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Friday, 5 August 2011

More on Cheddar Gorge



 Above:  Cheddar Gorge from near the viewing platform.  Below: Stalagmites, stalactites and other flow features from Cox's Cavern

On the way home from Sweden, we called in on the family in Somerset and had a day out as tourists in Cheddar Gorge.  It's very many years since I was there last -- and the tourist industry has taken over......

But the visit got me thinking about the gorge and its relationship to the events of the Ice Age.  It is indubitably a very spectacular feature, but everything is relative, and it's really quite small fry when compared with the other great gorges of the world.  So how was it formed?  As indicated in earlier posts, there are essentially 3 theories:

1.  The gorge was formed by the collapse of a series of linked limestone caverns.  This theory is now largely discredited...

2.  The gorge was formed by glacial meltwater, as suggested or implied by Geoffrey Kellaway and as argued by Megan Siever and others over the years.  The establishment doesn't like this idea, because it doesn't fit with where the ice edge is supposed to have been either during the Anglian or Devensian glaciations.

3.  The gorge was formed by snowmelt torrents during periods of periglacial / permafrost conditions.  This is the standard spiel given by the Cheddar tour guides and indeed by most geomorphologists.  Here is the BGS summary:

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http://www.bgs.ac.uk/mendips/localities/cheddar.html

The gorge

Contrary to popular belief, Cheddar Gorge is not a collapsed cavern, but a fine example of a gorge cut by a surface river, and since left high and dry as drainage went underground. The gorge was formed by meltwater floods during the many cold periglacial periods over the last 1.2 million years. During these arctic episodes, the development of permafrost blocked the caves with ice and frozen mud. Snowmelt floods during the brief summers were forced to flow on the surface,  carving out the gorge in the process.   Each successive periglacial episode caused further erosion. During the warmer interglacial periods, drainage was underground, creating the caves and leaving the gorge dry.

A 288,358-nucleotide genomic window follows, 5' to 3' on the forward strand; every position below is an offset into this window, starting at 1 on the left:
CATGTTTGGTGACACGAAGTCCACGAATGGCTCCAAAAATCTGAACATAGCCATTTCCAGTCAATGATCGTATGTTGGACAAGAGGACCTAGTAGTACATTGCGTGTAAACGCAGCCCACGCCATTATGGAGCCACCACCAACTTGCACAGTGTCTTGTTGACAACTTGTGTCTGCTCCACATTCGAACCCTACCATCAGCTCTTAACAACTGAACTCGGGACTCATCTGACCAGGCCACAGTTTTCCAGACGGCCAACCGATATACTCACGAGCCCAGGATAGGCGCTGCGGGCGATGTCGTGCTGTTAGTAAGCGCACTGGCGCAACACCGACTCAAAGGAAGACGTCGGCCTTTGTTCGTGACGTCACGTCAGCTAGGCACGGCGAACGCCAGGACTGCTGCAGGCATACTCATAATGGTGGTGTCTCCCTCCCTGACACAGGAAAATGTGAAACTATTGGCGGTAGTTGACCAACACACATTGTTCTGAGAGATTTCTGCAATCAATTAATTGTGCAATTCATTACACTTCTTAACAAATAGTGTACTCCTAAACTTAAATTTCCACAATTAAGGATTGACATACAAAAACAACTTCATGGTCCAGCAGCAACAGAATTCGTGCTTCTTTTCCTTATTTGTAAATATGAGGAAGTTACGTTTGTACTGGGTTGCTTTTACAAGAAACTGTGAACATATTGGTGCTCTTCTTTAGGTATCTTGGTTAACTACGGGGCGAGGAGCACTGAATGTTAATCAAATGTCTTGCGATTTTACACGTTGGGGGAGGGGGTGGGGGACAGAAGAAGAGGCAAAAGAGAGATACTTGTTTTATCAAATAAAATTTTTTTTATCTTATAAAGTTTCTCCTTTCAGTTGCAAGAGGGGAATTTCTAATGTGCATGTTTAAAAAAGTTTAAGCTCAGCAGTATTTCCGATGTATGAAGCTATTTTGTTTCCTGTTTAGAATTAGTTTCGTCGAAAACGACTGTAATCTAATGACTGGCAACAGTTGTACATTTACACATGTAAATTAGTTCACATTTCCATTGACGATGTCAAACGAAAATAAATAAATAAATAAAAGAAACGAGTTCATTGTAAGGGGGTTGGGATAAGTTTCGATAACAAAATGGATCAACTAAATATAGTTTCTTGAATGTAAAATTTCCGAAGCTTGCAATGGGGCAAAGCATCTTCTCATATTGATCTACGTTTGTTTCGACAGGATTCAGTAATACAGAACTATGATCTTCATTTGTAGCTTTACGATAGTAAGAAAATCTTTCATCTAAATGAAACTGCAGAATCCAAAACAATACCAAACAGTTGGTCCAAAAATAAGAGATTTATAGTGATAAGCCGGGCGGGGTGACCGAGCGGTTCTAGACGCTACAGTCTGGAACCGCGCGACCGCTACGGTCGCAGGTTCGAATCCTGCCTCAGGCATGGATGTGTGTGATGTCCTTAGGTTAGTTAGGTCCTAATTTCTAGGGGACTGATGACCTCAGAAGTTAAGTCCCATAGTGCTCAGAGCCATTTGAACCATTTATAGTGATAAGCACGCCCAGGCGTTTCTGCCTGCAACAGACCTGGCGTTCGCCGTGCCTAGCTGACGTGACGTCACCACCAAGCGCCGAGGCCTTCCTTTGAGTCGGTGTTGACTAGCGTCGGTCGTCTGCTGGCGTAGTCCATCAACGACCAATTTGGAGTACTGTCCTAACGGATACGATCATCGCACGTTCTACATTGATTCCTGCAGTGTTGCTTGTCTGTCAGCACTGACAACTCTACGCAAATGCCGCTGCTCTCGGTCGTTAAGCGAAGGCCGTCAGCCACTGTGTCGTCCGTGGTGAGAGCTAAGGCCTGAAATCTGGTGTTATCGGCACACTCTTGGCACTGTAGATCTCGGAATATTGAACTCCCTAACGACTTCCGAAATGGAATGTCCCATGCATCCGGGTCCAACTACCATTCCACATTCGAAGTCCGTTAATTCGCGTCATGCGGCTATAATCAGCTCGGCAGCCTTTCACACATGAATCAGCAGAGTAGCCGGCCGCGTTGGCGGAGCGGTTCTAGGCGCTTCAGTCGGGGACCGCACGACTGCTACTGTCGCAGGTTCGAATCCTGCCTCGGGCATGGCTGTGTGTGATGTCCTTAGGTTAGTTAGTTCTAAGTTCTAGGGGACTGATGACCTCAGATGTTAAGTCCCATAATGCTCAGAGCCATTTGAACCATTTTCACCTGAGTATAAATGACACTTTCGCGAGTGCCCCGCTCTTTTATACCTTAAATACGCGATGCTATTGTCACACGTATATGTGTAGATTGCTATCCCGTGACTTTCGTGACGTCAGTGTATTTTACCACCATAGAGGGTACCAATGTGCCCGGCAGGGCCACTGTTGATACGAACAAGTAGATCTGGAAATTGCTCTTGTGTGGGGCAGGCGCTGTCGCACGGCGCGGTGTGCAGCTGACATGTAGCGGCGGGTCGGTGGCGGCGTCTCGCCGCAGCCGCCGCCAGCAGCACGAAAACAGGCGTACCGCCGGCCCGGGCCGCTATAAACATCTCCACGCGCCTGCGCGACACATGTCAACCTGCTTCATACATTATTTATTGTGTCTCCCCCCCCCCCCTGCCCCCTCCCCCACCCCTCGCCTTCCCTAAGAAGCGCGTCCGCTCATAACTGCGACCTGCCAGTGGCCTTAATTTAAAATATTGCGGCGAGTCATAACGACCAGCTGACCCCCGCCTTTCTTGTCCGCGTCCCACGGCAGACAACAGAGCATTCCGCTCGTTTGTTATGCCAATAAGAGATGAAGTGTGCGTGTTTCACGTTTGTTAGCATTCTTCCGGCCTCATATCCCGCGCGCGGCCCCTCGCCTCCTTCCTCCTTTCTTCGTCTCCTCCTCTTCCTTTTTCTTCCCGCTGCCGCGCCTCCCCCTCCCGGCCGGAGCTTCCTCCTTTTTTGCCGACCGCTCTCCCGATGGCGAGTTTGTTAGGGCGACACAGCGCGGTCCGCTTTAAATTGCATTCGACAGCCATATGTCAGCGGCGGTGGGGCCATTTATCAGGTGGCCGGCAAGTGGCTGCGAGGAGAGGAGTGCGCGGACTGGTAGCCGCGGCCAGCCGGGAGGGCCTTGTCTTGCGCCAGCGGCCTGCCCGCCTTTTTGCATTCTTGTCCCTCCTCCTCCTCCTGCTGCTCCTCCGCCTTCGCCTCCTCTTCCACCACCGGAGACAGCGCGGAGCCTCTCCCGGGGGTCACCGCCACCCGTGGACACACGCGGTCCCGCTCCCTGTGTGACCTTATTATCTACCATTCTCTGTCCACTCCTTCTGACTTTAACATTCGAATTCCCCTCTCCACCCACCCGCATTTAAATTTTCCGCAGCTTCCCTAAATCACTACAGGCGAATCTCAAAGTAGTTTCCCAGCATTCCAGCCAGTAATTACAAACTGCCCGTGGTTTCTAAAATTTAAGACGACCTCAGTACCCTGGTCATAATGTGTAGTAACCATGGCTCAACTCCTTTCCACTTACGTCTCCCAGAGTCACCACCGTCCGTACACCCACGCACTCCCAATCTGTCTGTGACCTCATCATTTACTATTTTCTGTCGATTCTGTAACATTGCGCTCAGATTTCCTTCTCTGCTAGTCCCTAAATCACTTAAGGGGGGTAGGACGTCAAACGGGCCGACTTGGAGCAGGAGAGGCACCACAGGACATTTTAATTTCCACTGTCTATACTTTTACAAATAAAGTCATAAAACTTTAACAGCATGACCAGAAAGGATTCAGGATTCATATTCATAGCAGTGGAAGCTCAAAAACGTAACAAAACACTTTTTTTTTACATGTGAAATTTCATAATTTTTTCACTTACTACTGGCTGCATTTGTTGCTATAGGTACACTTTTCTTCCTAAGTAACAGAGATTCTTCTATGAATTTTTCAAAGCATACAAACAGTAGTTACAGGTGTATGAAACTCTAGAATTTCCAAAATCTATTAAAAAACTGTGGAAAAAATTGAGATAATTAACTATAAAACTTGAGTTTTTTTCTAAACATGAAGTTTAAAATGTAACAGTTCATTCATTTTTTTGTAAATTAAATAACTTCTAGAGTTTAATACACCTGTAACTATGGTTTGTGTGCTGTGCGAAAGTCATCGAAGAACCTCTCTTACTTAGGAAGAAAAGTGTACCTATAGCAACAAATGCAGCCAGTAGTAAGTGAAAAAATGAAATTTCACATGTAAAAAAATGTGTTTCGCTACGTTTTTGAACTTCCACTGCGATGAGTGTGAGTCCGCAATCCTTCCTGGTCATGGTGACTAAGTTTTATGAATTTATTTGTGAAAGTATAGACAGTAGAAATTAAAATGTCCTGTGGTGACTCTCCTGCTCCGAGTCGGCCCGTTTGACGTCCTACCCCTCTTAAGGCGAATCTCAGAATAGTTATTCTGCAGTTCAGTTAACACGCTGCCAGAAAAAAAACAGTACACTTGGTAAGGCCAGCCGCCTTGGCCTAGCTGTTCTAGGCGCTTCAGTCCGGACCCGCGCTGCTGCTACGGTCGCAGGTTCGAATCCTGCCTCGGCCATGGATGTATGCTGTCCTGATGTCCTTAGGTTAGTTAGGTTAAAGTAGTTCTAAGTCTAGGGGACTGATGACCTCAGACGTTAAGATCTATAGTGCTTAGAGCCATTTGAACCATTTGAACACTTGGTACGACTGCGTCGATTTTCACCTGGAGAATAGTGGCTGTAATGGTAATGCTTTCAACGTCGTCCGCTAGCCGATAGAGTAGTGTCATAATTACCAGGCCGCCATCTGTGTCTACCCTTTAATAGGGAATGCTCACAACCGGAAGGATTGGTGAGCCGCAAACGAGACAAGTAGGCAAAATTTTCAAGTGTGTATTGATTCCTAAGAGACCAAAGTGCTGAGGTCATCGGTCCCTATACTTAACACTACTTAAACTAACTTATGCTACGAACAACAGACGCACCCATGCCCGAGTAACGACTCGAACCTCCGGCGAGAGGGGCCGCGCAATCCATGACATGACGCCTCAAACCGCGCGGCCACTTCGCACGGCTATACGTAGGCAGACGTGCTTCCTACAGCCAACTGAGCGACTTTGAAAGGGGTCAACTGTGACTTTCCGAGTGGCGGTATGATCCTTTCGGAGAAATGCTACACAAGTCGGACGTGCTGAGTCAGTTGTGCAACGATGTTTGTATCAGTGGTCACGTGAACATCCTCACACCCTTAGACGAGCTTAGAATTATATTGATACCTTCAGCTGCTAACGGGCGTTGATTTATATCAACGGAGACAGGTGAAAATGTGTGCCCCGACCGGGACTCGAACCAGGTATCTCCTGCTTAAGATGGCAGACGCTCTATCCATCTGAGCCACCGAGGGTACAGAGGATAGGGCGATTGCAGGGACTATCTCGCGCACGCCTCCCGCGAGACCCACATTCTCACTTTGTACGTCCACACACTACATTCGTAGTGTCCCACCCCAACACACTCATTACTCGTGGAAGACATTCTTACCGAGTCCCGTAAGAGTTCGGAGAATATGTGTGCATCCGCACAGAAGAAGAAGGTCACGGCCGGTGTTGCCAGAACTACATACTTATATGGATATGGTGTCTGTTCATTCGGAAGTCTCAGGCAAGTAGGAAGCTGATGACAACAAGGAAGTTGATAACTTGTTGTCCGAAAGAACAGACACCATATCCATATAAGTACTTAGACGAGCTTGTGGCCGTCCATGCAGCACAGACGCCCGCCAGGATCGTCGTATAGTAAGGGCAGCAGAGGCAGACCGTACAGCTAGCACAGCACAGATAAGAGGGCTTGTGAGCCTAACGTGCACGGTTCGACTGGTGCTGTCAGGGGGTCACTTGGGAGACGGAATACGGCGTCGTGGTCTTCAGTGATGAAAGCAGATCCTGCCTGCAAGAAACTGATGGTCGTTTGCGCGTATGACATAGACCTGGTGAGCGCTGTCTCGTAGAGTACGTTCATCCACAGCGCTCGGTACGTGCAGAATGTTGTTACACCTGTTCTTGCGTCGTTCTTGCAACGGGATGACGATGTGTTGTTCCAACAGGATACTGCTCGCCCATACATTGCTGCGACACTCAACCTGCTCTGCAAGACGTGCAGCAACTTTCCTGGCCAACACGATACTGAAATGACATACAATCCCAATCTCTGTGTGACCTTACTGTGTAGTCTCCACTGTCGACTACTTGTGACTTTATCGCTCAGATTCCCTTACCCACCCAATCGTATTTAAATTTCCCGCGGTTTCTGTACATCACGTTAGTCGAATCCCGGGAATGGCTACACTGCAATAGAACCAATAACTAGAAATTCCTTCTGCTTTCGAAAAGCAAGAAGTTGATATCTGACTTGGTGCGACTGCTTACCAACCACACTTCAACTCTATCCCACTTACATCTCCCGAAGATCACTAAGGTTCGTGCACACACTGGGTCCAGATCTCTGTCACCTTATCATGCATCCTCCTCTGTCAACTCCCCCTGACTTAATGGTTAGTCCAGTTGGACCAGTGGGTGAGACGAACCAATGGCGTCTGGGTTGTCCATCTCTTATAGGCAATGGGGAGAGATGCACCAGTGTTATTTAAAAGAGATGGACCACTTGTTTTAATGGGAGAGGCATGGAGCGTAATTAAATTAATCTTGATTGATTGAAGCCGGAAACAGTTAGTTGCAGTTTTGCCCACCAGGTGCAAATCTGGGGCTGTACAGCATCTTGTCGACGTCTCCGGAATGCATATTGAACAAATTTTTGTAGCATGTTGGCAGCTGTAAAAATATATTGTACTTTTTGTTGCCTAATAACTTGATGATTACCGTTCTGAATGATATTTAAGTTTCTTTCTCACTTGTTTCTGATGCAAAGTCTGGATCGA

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I have to say that I incline towards the glacial meltwater view, and I have argued this elsewhere on this blog.  I think that Anglian ice DID reach the Mendips, even though it may not have flowed right over the hills; and I think that the thick gravels (taele gravels) at the mouth of the gorge and elsewhere around the flanks of the hills may be the "torrent debris" associated with large volumes of glacial meltwater.

I also have problems with the precise mechanisms supposed (by most field workers) to have operated in times of permafrost conditions.  How exactly are the snowmelt floods supposed to have originated?  The assumption is that if the Cheddar limestone mass was frozen solid, then these floods would have flowed at the surface, cutting the Cheddar Gorge by mechanical rather than chemical or solutional processes.  But hang on -- the limestone mass could only be frozen solid if the water table was right up at the surface -- and that is very unlikely indeed, given the fact that the gorge is close to the southern edge of the Mendips.  Wet rock can freeze -- dry rock cannot.  It is much more likely that even in a periglacial (permafrost) environment the water table was well down beneath the surface, and that there would still have been downward percolation of snow meltwater into the chambers and caverns that we see something of in Gough's Cave and Cox's Cave.  I need some caving insights into this problem  -- is there any evidence that the whole cave and tunnel system was actually blocked with ice and debris during the big glacial phases?  Or was water always flowing somewhere, at some level within the limestone mass?

The other problem I have is that the drainage catchment feeding into Cheddar Gorge is not that large.  I do have problems envisaging enough snow, and enough snowmelt, to account for the cutting of a very substantial gorge.......

We actually have very few analogies to work from -- but there are some, from Arctic Canada, where limestone plateaux and permafrost coincide.  Watch this space.

1 comment:

Elthan Marcotte said...

Gogh's cave and cox's cave are really attractive.